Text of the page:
Jeff Sessions Wants Your Weed

The election of Donald Trump and the appointment of Jeff Sessions as the U.S. Attorney General has led to concerns over the future of state sanctioned medical and adult-use cannabis markets. Sessions is widely known for his opposition of marijuana legalization in any capacity, notably stating that marijuana is “only slightly less awful” than heroin and that “good people don’t smoke marijuana.” Most consider state regulated adult-use markets as the markets most at risk of federal enforcement. This is because U.S. Department of Justice (DOJ) enforcement priorities for adult-use markets are spelled out in the Cole Memo, which has no legally binding affect and could be deviated from by the DOJ tomorrow. Conversely, the Rohrabacher-Farr amendment protects medical marijuana with the force of law.

Congress passed the Rohrabacher-Farr amendment in an omnibus spending bill in 2014 after six failed attempts over the prior decade. The amendment prohibits the DOJ from using federal funds to prevent states “from implementing their own State laws that authorize the use, distribution, possession or cultivation of medical marijuana.” Cannabis advocates rightfully hail the amendment as a great success in marijuana reform and in protecting the future of medical marijuana, but the hard-fought amendment is not nearly as concrete as other laws. This is because Congress must renew the amendment annually in order for it to remain effective.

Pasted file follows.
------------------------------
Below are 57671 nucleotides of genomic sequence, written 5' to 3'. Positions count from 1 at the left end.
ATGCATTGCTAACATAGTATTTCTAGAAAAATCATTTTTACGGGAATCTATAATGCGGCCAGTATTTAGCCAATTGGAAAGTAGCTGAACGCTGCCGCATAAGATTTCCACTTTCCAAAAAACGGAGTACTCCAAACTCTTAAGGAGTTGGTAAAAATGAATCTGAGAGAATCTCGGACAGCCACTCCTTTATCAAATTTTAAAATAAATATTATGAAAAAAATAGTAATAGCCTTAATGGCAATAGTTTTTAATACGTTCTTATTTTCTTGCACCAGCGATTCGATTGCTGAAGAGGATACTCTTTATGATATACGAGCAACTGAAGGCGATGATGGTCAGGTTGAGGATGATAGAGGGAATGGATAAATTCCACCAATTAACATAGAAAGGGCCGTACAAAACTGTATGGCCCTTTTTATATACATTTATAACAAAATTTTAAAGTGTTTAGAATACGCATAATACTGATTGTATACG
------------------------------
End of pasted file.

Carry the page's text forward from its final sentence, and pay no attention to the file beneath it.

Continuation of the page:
While Congress has renewed the amendment twice since its original passage and the amendment is currently in effect through September 2017, the future of the amendment is unclear under the Trump administration. On June 13th, 2017, news outlets revealed that Sessions, in a letter from early May, urged Congress not to renew the amendment. In his letter, Sessions said, “it would be unwise for Congress” to limit DOJ prosecutorial discretion of medical marijuana industry participants “in the midst of an historic drug epidemic.” Sessions fails to mention that the drug epidemic is due to deadly opiate addiction or research that shows a decrease in opiate deaths in states with medical marijuana programs. 

Additionally, when Trump signed the omnibus spending bill containing the amendment, he included a signing statement that reads, “I will treat this provision consistently with my constitutional responsibility to take care that the laws be faithfully executed.” This statement could act as a safety net if Trump chooses to recall his earlier promises that he is “100 percent” in favor of medical marijuana and intends to leave the issue to the states.

Sessions’ letter and Trump’s signing statement could indicate a reversal of that promise and instead, could be the beginning of the changing of the tides within the Trump administration concerning marijuana enforcement. In an email to WaPo, John Hudak, author of Marijuana: A Short History and a Deputy Director at the Brookings Institute, put it best when he criticized the Sessions letter. The letter “should make everyone openly question whether Trump’s rhetoric and the White House’s words on his support for medical marijuana was actually a lie to the American public on an issue that garners broad, bipartisan support.”

Only time will tell how this all plays out but for the time being, Rohrabacher-Farr lives to see another omnibus spending bill. Concerned parties can take solace in the bipartisan support mentioned by Hudak. The Rohrabacher-Farr amendment passed with bipartisan support, the House of Representatives recently created the Cannabis Caucus with bipartisan participation, and a recent Quinnipiac poll found that 94% of the public supports medical marijuana. Hopefully our elected representatives in Congress will heed the public’s opinion, rather than scare tactics from Jeff Sessions, and continue the trend towards protecting medical marijuana, and in time, towards more sweeping federal marijuana reform.